A JOKE’S a joke, as the saying more or less goes, but, as some of the worst early-December weather for a century continues, drat this for a game of soldiers.
No matter what the meteorological reasons are for apparently unremitting snow, ice and cold, I’d be grateful if they eased off now.
Me and approximately 63 million others in Britain, I guess. Sledging and snowballs lose their appeal fairly quickly even for those under 15 and for the rest of us the disadvantages of getting to work, doing a job, shopping or caring for a family in bad weather far outweigh picturesque scenes.
As noted last week, I was impressed, but not surprised, by the way so many on farms and in rural areas adapted and coped with the snow, a view borne out by the thorough and painstaking reports of my Tweeddale Press colleagues and some terrific photographs in the same issue.
As I also noted, it doesn’t help, but always provides a little consolation, to know that so many others are dealing with the same problems.
Given all of the above, it is clear that not much changed in a week as far as the weather was concerned, except that for some things got worse. That included the accident suffered by a teenager who, helping her father clear snow on a Borders farm, was flattened and, at time of writing, paralysed by snow sliding from a roof.
As always when we’re moaning about bad weather and inconvenience and worrying about a diesel or animal feed delivery and the road being blocked again, a genuine tragedy pulls us up short and puts life in perspective. I wish Samantha Kinghorn a successful recovery and extend sympathy to her and her family at this most difficult time.
Because there are so many types of farm, the problems being faced vary. Farms growing only cereals and oilseed rape don’t have major problems because of bad weather at this time of year as not a lot needs done.
But farmers trying to harvest vegetables such as carrots, sprouts, cabbage and turnips to meet supermarket contracts or supply local shops and stores face massive problems not only of getting crops out of the ground, but of getting them off the farm. There can’t be many more miserable jobs than trying to get vegetables out of snow, but digging out trailers carrying the harvested vegetables must run it close.
Or the problems facing all types of livestock farmers of trying to get feeding to animals. Sheep on hills are a particular problem, but feeding and caring for outdoor pig herds in weather like this must give new meaning to the word “nightmare”.
That is because pig production is a continuous process. Lambing is a once-a-year event – thank goodness, as some might say – in spring so sheep being fed now are all adult or at least eight to ten months old. There are problems, big ones at present, in getting feed out with the looming future problem that this will create of running short of feed early next year.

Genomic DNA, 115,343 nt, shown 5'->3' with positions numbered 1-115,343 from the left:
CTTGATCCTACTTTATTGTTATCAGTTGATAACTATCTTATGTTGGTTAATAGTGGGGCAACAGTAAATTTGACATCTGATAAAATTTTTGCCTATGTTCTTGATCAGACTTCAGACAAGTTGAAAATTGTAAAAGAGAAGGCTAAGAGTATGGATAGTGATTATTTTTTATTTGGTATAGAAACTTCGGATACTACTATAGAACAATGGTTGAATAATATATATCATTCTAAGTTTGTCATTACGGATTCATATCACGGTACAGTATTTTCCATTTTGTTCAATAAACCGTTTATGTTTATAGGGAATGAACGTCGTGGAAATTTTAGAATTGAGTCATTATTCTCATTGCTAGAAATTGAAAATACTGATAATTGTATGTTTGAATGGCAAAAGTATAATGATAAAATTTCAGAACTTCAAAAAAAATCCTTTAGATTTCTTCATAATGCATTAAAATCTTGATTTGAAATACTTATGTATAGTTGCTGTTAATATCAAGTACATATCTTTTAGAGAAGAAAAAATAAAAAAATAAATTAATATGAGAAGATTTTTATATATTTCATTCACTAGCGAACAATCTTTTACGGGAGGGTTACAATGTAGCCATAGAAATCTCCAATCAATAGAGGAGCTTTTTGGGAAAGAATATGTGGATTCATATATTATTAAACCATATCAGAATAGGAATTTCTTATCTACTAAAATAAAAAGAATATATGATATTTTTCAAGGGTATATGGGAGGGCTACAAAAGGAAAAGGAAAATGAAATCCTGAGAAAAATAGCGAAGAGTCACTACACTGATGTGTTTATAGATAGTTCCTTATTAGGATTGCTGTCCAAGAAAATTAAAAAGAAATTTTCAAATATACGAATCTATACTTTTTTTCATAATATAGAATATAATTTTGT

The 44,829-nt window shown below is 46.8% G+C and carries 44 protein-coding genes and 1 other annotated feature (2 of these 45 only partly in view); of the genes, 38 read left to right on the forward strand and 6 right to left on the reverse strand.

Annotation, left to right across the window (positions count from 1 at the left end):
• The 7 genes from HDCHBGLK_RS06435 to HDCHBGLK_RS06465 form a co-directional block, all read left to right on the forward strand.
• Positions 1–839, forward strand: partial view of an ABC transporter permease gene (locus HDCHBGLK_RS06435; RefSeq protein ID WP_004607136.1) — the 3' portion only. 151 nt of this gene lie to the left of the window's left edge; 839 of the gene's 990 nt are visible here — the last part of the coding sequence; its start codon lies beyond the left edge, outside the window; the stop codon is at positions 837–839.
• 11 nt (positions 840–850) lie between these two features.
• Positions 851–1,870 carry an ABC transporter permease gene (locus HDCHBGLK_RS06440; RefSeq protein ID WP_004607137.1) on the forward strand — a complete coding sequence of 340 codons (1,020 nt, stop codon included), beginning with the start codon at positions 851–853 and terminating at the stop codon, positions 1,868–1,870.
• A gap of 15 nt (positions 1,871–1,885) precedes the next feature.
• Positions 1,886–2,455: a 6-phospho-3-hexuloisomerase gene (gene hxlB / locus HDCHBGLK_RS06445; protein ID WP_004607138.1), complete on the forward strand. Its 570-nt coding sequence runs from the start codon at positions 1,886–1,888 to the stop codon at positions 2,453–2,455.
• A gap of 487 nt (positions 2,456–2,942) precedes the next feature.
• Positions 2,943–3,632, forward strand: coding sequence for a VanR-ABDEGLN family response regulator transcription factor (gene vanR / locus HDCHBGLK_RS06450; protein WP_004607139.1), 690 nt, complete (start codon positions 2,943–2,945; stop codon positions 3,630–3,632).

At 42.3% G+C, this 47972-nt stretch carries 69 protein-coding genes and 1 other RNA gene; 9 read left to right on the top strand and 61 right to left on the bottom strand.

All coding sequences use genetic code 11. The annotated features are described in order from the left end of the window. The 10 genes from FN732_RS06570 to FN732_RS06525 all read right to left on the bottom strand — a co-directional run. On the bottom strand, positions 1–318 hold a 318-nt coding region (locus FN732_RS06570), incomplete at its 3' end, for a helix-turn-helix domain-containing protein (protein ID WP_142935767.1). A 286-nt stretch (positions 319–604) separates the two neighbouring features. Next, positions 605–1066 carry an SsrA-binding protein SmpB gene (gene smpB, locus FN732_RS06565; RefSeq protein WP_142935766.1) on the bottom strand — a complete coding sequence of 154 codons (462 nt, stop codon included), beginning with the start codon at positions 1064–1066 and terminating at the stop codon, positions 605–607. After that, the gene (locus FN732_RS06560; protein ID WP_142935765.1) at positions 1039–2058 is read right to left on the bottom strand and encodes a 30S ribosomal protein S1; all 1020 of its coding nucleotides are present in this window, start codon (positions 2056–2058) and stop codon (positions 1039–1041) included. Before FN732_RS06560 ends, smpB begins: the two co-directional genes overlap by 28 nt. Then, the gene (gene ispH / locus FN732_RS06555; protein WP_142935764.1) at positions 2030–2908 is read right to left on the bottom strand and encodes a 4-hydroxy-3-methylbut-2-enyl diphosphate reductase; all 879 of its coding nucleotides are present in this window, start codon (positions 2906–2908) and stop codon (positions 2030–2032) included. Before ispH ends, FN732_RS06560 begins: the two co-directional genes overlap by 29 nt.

But most pig herds are managed to produce an even supply of pigs all the year round so feeding, mating, births, weaning and transport of small pigs and finished pigs is much the same during any week. If the given week is like the past two, it makes life on an outdoor pig farm extremely difficult.
As others have also pointed out, the mighty efforts of lorry drivers to get supplies on farms and take livestock and crops off should be noted. When getting a four-wheel drive or Land Rover to where you want to go is tricky, think of what it’s like with a 30-tonne lorry or a big milk tanker.
As with the awful weather earlier this year, there have been reports of collapsed roofs on farm buildings, some of which killed animals. Estimated damage of more than £30 million was caused by the collapse of more than 3,000 farm shed roofs last winter and no one wanted a repeat. But it could be happening and there isn’t much we can do about it except hope – the last place anyone should be at present is on a roof trying to clear snow.
I don’t expect the following to cheer anyone in the slightest, but those of us for whom the 1963 winter is still a clear memory might still be surprised, as I was, to read that it was the coldest for 222 years. But it didn’t really start until late January, a time of year when snow and ice might be expected.
According to weather experts we have to go back to 1890 for the sort of weather we’re getting now at this time of year. In that year, snow storms began on November 25 and the December turned into the coldest on record with snow lying up to two feet deep (60 cms or so) at Christmas.
For good measure, the Arctic-type winter continued through January 1891, followed by the slight relief of a mild February then blizzards in March. I thought that comparison might cheer you up.